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Details of owning and operating an electric vehicle

by B.R

The Climate Action Plan proposes that the majority of our cars are to be electric. Have

our city leaders even researched the details about electric vehicles or just the Federal

funds related to them? Hybrids are a reasonable choice, but all electric can be expensive,

inconvenient…and controllable by our city’s electric power capabilities.


The CAP involves replacing all city bus fleets, including school buses, to electric. Our power grid does not have the capacity to handle such loads. A full-size electric school bus can cost

$320,000-$440,000 versus about $100,000 for diesel. The “fuel” is cheaper in the beginning

for an ESB, but the battery pack replacement about every 7 years is extremely costly. On

average, the battery makes up 30%-50% of the cost of the bus. (firststudentinc.com)


Here is information from U.S. News, BBC News, Car & Driver, etc: The lithium-ion

batteries that EVs use cannot be recycled like the traditional lead-acid ones. They must be

dismantled and less than 50% of the components can be reused. They contain hazardous

materials, and have an inconvenient tendency to explode if disassembled incorrectly.

Manufacturers are finding they can make new batteries cheaper and safer.


For most EVs, there is no way to repair even slightly damaged battery packs after accidents,

forcing insurance companies to write off cars with few miles leading to higher premiums and

undercutting gains from going electric. Battery packs are already piling up in scrapyards in

other countries and can ignite up to three days later, so they must be dipped in water to avoid

catching the scrapyards on fire and releasing even more toxins. Battery packs can represent up to 50% of an EV's price tag, making it uneconomical to replace them, so we’ll also have a surplus of scrap car bodies. And when the batteries wear out, they release more CO2 than the vehicular emissions. Disposal is a real issue and there will be a lot of batteries to deal with.


The increased weight of batteries is also a concern. For example, a 2023 Hummer EV pickup is 9,000 pounds; 3,000 pounds heavier than the 2023 GMC Sierra. The battery alone is 2,900 pounds. More braking distance is needed to avoid crashes and pedestrians. The increased damage possible to a standard car is certainly a safety issue. And if a battery is damaged, it doesn’t just set on fire, it explodes like a bomb engulfing the vehicle in fire. The additional weight of EVs will affect the structural integrity of bridges, roads, and parking garages.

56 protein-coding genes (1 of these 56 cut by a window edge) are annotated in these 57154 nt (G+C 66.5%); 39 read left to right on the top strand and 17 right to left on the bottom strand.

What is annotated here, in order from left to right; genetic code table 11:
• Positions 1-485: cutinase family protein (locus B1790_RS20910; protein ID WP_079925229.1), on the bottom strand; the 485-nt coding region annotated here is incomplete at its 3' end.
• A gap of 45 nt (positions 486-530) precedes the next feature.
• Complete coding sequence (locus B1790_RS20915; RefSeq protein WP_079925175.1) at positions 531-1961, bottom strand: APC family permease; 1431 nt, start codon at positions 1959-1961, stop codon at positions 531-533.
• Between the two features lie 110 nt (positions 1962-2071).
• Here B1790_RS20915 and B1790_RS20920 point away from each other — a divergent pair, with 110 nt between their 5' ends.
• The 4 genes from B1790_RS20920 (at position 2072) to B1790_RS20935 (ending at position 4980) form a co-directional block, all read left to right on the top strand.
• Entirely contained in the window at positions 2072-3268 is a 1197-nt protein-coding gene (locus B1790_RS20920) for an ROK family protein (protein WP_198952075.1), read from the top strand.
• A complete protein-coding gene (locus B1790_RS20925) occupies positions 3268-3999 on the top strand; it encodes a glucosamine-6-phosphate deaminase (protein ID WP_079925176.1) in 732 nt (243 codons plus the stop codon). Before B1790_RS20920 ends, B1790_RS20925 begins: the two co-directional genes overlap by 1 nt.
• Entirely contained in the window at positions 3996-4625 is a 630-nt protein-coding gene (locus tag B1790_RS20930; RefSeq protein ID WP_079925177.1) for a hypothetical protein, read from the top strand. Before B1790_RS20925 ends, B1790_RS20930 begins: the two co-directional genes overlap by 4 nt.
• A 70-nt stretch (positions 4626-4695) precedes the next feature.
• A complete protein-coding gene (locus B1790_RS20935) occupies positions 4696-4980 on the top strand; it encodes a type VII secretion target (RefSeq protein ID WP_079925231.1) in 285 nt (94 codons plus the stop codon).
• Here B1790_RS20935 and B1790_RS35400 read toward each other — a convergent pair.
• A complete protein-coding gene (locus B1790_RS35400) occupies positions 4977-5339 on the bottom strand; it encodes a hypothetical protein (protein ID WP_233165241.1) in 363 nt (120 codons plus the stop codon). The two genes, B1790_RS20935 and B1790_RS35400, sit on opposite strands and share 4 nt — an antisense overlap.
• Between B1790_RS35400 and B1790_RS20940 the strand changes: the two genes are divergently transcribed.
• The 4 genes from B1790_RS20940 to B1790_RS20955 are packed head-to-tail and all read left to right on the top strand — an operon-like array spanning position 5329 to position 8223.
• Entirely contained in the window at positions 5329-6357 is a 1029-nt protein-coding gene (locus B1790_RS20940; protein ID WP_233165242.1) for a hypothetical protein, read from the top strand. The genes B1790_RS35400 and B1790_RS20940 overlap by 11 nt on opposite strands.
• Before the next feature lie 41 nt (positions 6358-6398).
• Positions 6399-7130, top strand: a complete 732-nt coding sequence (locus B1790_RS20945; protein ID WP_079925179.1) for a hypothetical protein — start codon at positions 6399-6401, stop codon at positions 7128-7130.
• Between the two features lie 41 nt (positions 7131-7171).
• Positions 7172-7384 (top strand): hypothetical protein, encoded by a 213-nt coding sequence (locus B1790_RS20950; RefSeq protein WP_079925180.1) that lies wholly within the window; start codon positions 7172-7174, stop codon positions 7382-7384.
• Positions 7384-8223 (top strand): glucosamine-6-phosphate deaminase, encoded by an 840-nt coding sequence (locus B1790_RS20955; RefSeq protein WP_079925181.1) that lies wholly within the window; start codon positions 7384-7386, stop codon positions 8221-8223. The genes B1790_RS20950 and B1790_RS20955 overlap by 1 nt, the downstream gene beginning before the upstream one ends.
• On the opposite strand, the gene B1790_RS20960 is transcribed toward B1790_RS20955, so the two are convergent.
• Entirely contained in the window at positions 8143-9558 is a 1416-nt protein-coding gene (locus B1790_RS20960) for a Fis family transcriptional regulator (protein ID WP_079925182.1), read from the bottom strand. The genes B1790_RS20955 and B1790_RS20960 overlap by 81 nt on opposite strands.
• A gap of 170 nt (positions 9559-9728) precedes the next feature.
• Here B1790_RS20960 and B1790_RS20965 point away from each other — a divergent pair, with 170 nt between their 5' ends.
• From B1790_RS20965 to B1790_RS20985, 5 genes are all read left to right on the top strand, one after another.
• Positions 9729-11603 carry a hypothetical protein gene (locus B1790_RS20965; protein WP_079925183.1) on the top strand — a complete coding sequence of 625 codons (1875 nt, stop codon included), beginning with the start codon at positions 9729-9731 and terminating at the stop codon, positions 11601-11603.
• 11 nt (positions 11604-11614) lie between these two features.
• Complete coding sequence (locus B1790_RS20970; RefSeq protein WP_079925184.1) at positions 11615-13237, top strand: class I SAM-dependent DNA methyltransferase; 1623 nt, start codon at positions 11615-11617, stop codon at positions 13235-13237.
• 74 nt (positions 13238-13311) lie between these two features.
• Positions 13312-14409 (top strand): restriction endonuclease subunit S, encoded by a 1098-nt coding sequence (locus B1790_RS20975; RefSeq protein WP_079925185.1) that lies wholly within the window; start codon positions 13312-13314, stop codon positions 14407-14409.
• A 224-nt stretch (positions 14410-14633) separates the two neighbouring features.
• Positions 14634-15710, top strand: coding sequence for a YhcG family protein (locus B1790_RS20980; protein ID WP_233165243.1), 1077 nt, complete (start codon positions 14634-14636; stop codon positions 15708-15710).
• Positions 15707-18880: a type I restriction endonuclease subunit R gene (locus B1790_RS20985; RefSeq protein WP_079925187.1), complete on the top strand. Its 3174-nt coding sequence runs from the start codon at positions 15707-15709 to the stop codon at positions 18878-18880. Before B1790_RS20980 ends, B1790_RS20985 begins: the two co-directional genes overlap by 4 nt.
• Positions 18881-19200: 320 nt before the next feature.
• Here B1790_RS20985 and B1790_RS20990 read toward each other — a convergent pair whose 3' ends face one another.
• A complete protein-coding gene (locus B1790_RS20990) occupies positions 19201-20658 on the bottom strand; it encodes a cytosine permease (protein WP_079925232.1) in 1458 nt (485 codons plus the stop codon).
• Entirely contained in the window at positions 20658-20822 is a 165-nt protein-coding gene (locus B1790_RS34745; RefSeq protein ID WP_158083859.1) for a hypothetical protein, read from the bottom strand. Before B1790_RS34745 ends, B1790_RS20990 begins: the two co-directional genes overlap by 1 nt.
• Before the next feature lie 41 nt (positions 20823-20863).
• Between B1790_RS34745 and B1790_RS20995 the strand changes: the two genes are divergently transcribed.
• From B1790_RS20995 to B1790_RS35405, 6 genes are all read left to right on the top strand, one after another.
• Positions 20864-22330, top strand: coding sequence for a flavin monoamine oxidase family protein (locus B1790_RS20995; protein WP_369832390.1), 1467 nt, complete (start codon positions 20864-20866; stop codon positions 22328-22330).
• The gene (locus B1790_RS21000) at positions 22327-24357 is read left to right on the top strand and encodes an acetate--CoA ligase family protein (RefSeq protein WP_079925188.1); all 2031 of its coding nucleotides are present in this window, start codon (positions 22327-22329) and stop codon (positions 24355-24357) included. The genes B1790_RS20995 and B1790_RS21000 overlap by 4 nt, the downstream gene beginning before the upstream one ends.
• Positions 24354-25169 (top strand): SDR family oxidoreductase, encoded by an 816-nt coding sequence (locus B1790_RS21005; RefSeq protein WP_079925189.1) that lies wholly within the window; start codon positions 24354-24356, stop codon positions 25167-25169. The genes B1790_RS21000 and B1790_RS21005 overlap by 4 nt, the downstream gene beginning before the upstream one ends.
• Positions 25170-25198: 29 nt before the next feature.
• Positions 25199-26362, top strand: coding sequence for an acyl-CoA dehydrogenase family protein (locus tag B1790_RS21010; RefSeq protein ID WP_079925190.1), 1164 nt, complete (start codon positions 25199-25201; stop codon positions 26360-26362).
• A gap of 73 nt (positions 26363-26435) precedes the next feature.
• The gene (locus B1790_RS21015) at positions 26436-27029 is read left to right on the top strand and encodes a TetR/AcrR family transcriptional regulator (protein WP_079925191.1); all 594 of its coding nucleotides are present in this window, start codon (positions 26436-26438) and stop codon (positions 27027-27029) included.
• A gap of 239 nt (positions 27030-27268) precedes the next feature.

Charging an electric vehicle: Depending on the make of the EV, battery packs may only last

10,000 to 20,000 miles and the replacement cost is $10,000 to $20,000. EVs cost more than

their gas-powered counterparts, but over time they have shown to depreciate more quickly.

Some have lost as much as 70 percent of their value over a five-year period.


Currently, the average mileage of a fully charged electric car is 211 miles. The charging time

comes down to primarily: power source, the vehicle's charger capacity, and battery size. Both cold- and hot-weather extremes add to the charge time.


There are currently 3 charging levels.

  • Level 1 -A full charge at home using a 120-volt outlet, isn’t measured in hours, but rather days.

  • Level 2 -A homeowner would need to install a 240v, 50-amp circuit which will maximize most EVs onboard chargers.

  • Level 3 - Public charging will have direct current fast charging. Expect about an 80% charge in 35 to 45 minutes, unless you also have to wait in line. Traveling a long distance will be a challenge.

Charging station rates are influenced by location, time of usage, length of use, and power level.

You can only pay by app or credit card. Idle fees are extra charges consumers may pay when

they leave their EVs at a charging station for too long. You’ll have a 5-minute grace period to

move your car to another parking space, if you can find one. That charge can be from $0.40 to $1.40 per minute.


Public charging stations can be hacked. An infected charger can contaminate a charging

station which will affect other cars and stations, then you have a contaminated transportation

community. NY Times reports a hacked EV could shut down the power grid once the car is

charging.


Who covers the costs of replacing or upgrading all these charging stations? Do we want stations everywhere to take up real estate, parking space availability, and could even become rather obsolete. Do Chattanooga residents prefer tax dollars to go toward improving streets,

upgrading school buildings, better waste management, crime control, and more. We the People would like to vote on this!


The base components for batteries are out of China, and Ukraine is one of the world’s richest

sources for EV materials, particularly lithium. We should address the big picture of all this and see where we are being led.


I don’t want a Smart city; I want smart city leaders!

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1 Comment


Guest
Aug 22, 2023

Missing from most conversations on controversial issues are what I call the 7 intellectual virtues: humility, honesty, curiosity, carefulness, thoroughness, tenacity, impartiality. I am very conservative, and I have owned an electric vehicle for over 5 years. For anybody that reads this article, my recommendation is to please hear both sides of the argument for electric vehicles. Every new technology has to go through a period in which complex design, manufacturing, and environmental issues have to be identified and fixed. (Consider the transition from "horses" to "automobiles.") Also, it is so easy to only listen to the side of an argument that agrees with your own presuppositions. I would highly recommend reading a book like "QAnon, Chaos, and the Cross." …

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